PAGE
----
Looking for saw blade

I'm trying to find a saw blade that I can use in my 4 1/2" angle grinder. Actually it is to cut wood but there are usually some nails

** in what I am cutting.

In checking McMaster, Harbor freight and Northern I have not found one.

Your help will be appreciated. Lewis.

(** indicates metalworking content) :-)

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I've used a cheap carbide blade in my circular saw to do just this... Rebuilt a 12' X 40' porch including cutting through shingles to add gutters, etc... One blade.

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Up until now, I wasn't afraid. Is this a good idea?

Reply to
Tom Gardner

No. And that's why he can't find a toothed blade for an angle grinder. Without an automatic blade guard using an angle grinder like this could get very interesting and exciting. A recipro saw and a bi-metal blade seems a better choice.

Reply to
Jim Levie

On 14 Jan 2005 17:35:38 -0800, the inscrutable " snipped-for-privacy@gmail.com" spake:

I've found that the standard cutter for those things is a recip saw. I have a Porter Cable Tigersaw for that kind of demolition.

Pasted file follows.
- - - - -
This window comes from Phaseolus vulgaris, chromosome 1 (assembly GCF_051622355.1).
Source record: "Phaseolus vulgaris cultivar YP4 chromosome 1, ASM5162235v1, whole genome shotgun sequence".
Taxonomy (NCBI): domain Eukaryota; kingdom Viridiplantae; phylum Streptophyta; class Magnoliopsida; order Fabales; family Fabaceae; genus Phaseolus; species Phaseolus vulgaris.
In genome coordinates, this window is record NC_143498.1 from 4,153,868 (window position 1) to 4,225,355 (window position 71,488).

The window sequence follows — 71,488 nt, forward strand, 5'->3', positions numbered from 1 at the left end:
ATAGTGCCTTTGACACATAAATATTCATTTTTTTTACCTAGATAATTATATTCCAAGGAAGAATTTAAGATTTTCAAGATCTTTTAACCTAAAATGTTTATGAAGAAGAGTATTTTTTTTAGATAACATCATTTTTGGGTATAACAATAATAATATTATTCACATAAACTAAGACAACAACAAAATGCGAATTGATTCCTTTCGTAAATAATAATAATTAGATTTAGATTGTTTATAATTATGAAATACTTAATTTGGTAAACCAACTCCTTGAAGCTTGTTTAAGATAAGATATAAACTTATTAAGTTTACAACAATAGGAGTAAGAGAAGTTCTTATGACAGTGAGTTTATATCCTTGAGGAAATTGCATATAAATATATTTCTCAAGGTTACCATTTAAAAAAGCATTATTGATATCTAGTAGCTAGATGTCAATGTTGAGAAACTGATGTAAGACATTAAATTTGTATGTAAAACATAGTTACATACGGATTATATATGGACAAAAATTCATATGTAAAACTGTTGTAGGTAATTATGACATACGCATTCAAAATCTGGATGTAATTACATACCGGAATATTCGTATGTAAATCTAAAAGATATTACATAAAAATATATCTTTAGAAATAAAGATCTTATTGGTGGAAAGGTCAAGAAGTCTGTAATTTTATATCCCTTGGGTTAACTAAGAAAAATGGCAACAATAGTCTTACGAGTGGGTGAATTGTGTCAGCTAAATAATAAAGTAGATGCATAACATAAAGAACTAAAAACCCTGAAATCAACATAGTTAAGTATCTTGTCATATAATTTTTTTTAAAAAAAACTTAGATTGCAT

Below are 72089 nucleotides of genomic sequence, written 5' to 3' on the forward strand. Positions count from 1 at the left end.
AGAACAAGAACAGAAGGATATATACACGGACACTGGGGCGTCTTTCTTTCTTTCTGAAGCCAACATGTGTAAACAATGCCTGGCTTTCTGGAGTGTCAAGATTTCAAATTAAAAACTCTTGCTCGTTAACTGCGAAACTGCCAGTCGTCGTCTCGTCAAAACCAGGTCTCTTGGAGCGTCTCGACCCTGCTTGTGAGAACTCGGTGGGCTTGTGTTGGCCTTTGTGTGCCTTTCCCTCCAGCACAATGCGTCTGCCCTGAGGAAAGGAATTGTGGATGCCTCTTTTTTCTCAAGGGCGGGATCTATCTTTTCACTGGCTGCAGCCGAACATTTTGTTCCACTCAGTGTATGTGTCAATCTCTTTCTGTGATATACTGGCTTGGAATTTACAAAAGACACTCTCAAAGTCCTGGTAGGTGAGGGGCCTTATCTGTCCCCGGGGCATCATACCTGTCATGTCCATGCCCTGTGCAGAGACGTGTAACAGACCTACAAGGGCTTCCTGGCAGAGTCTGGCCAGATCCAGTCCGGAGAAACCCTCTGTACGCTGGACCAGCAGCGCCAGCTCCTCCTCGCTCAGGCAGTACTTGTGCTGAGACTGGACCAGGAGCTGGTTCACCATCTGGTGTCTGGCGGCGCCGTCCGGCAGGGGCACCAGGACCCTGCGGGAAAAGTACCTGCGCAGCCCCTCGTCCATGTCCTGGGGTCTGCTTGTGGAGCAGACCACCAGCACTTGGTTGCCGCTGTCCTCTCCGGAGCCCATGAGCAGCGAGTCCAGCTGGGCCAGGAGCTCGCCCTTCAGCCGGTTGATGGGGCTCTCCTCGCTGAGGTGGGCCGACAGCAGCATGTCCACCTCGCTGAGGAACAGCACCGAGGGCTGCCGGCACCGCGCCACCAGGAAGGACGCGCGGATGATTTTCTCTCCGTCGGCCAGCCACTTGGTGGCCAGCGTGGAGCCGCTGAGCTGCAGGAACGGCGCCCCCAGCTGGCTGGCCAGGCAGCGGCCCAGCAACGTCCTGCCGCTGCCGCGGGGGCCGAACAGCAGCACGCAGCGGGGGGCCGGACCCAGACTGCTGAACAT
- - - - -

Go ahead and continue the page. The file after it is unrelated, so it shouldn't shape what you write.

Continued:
Harbor Fright has a small table saw for crafts which might have those small diameter buzz-saw blades, but be prepared to have to drill out the arbor hole.

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Reply to
Larry Jaques

Woodcutting blades are available for anglegrinders. I won't say where because you don't want to be hitting nails with a wood-cutting blade on an anglegrinder. Wrong tool for the job. Buy or rent a circular saw with a cheap carbide blade. The difference is that the circular saw may kick when it hits a nail, but it won't twist like an anglegrinder would. Kick tends to be self-resolving; having kicked it's done. Twist is more dangerous. It's harder to avoid in the first place, and the more it twists the worse things get in a flash. Highly recommended for excitement and war stories if you're quick enough to get out of the way, nevermind damage to the workpiece. Damage to work isn't usually a concern in demo work -- it's an objective.

Pick yer pony, take yer ride. Hope you have a side grip on your angle grinder. A side grip could make this approach feasible and reasonably safe if you are able to maintain control. If you're paying attention, fairly quick and fairly strong, it could work OK.

Reply to
Don Foreman

At the boat builders where my son works they use the big angle grinders with a toothed carbide blade. They modify the grinder with an extra side handle to make the thing useable. It is used to cut aluminum. Like removing welds and so on. Everybody who uses it has to take a class before they are allowed to use it. This class is approved by WISHA, which is Washington state's version of OSHA. This grinder, once modified, is called "the Meataxe". ERS

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Eric R Snow

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